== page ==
Wednesday, December 5, 2012

Where Did the Time Go?

I always hated the feeling of waking up, looking at the clock and feeling that instant burst of adrenaline, knowing that I'll never make the bus on time. It's the worst way to wake up when you instantly have to jump out of bed, throw some clothes on, brush your teeth so fast that you stab you gums head on and fly out the door with one shoe on and half a bagel hanging out your mouth. That didn't happen today, but I did wake my son up ten minutes before his bus arrived. 

 My day was filled though with lab deadlines to be met, technological issues, meetings, snow tire installation, a trip to the post office, coaching a varsity hockey game, a coaching class final exam and philosophy paper. I didn't stop running until 12:30 a.m., just enough time to check Facebook before going to bed. My cousin Lisa left me a note on my profile that she was thinking about me today and that she misses Uncle Eddie (my Dad). That's when the burst of adrenaline hit. My life is so full of stuff that I completely missed the fact that it was the anniversary of my Father's death. How could I forget? I never called my Mom to see how she's doing. I didn't go to dinner with my sister Ellen to celebrate his life. I never sat down with my kids and talked about how incredible he was as a father. Is this what 11 years does, making it fade to the point that the insanity of my life doesn't allow a minute for the thought of my Father enter my head? I feel guilty for not remembering.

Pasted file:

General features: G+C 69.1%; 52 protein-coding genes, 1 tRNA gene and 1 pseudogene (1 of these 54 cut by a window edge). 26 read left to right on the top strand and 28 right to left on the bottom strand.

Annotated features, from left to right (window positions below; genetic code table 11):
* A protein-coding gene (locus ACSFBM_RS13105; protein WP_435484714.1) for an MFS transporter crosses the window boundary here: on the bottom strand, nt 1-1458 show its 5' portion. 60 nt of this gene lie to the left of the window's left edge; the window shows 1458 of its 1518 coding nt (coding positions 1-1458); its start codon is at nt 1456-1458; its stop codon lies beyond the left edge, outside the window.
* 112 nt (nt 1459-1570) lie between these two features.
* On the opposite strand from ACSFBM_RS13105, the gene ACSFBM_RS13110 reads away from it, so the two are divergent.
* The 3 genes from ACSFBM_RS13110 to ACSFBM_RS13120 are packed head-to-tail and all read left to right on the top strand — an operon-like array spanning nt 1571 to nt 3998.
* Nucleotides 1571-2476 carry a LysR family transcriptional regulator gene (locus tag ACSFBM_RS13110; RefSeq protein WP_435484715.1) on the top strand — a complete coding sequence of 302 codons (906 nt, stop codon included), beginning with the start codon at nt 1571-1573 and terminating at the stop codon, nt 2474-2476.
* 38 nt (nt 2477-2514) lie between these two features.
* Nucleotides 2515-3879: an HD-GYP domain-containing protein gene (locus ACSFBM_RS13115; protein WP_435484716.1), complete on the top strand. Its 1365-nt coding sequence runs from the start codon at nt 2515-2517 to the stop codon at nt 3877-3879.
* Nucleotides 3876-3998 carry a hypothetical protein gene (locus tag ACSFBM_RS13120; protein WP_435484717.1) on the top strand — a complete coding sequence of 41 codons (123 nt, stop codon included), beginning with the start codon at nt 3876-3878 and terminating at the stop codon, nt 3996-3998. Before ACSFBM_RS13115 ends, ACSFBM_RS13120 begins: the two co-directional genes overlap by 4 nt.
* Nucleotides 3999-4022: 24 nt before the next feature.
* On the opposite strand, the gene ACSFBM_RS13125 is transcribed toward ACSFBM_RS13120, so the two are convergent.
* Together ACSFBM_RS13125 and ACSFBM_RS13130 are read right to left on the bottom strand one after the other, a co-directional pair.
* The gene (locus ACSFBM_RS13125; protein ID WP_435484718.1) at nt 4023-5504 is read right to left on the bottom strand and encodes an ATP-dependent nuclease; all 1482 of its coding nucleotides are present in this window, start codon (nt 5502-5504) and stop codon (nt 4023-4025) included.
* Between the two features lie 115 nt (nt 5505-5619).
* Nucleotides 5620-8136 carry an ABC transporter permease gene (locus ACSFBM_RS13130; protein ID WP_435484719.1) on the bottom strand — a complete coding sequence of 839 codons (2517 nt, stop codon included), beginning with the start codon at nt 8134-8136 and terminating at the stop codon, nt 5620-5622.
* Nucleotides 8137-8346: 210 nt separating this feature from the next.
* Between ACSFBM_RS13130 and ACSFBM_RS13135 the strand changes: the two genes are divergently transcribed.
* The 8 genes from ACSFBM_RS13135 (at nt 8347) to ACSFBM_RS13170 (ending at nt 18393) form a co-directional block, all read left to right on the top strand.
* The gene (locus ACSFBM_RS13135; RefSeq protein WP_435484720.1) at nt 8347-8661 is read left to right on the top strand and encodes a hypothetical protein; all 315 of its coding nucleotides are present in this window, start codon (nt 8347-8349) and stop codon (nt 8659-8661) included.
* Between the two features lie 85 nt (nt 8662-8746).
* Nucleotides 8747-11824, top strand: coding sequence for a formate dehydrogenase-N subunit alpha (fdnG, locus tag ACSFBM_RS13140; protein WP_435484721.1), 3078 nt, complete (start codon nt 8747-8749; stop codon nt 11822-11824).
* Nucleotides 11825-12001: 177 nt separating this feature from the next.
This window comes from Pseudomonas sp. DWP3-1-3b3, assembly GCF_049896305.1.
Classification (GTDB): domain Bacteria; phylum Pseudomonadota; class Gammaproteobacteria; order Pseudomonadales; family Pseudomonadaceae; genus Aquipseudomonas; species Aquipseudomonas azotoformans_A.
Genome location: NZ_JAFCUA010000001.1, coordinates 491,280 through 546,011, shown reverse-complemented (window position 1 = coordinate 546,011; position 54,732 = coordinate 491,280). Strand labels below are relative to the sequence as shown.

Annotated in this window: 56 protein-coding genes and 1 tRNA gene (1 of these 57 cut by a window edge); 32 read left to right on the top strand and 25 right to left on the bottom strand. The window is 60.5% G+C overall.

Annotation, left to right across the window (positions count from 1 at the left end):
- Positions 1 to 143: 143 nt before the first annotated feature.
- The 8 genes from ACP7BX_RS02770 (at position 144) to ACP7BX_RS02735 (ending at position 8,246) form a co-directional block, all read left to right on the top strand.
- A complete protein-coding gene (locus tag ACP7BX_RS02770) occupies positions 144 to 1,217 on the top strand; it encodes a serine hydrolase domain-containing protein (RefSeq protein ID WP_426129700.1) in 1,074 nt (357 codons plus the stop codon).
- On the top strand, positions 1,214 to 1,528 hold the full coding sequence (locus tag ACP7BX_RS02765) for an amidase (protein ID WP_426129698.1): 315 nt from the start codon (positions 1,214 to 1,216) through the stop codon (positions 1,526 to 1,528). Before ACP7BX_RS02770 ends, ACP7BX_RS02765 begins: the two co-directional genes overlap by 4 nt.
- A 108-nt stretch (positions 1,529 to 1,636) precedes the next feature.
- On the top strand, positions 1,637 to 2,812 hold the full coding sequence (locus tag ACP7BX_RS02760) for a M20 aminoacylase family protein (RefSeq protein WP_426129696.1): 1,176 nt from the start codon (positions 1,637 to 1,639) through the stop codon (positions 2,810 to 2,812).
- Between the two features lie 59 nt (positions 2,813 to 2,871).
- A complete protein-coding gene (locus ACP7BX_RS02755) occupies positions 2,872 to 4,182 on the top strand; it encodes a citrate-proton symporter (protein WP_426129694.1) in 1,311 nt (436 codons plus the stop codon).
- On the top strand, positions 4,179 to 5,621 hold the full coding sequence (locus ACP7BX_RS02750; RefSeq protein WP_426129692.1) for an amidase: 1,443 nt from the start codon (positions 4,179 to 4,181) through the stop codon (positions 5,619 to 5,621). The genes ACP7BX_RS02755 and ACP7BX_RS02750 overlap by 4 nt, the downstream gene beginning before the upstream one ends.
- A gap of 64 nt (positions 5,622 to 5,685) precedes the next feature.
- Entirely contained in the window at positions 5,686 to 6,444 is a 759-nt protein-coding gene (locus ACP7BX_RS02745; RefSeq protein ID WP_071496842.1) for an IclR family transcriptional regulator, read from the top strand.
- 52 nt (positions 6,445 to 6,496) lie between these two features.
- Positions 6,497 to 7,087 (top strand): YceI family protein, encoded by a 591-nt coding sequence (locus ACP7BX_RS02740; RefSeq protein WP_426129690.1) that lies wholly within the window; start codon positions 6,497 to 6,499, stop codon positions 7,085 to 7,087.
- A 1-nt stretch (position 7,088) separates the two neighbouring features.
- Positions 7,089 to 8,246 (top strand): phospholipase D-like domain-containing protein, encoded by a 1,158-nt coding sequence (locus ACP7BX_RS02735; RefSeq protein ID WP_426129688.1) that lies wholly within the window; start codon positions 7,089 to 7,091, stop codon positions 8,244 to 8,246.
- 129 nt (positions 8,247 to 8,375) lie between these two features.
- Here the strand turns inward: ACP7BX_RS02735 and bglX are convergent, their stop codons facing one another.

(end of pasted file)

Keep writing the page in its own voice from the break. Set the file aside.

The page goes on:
My Father died 11 years ago after a 9 month battle with esophageal cancer. Ironically, I just had an endoscopy yesterday to keep tabs on the damage I've already done to mine from acid reflux. I go every two years to make sure I don't follow the same path my Dad took with his. I slept through most of yesterday while recovering from the anesthesia. I usually don't remember much of the day when I have an endoscopy done. The medication they give me makes it so I don't remember the unpleasantness of the procedure which I have to be awake for. I remember the first one I had done back in 2002, shortly after my father died. They must not have given me enough of the medication since I remember all of it. Swallowing a camera with a tube attached to it is not an easy task. Ever since then, I make sure they give me plenty. In fact, my wife Sue usually has some very funny stories of the things I do or say in my drunken stooper while coming out of the anesthesia. For example, last year while driving home, I saw an adult sized beaker, like the one's from Chemistry class in high school, fighting with a large bundle of helium balloons on the sidewalk along North Pearl St. I also had trouble getting up the three steps to the front door because I couldn't lift my legs high enough, however after reaching the door, I somehow felt the need to start running in the house. Thankfully I don't remember how that turned out. Yesterday's recovery was somewhat uneventful aside from the occasional hallucination in the recovery room. 

 I'd love to think I forgot about the anniversary of my Father's death because of the medication. Unfortunately, the only thing I can attribute it to is the insanity I've allowed my life to become. 'Tis the season I suppose. I miss you Dad.

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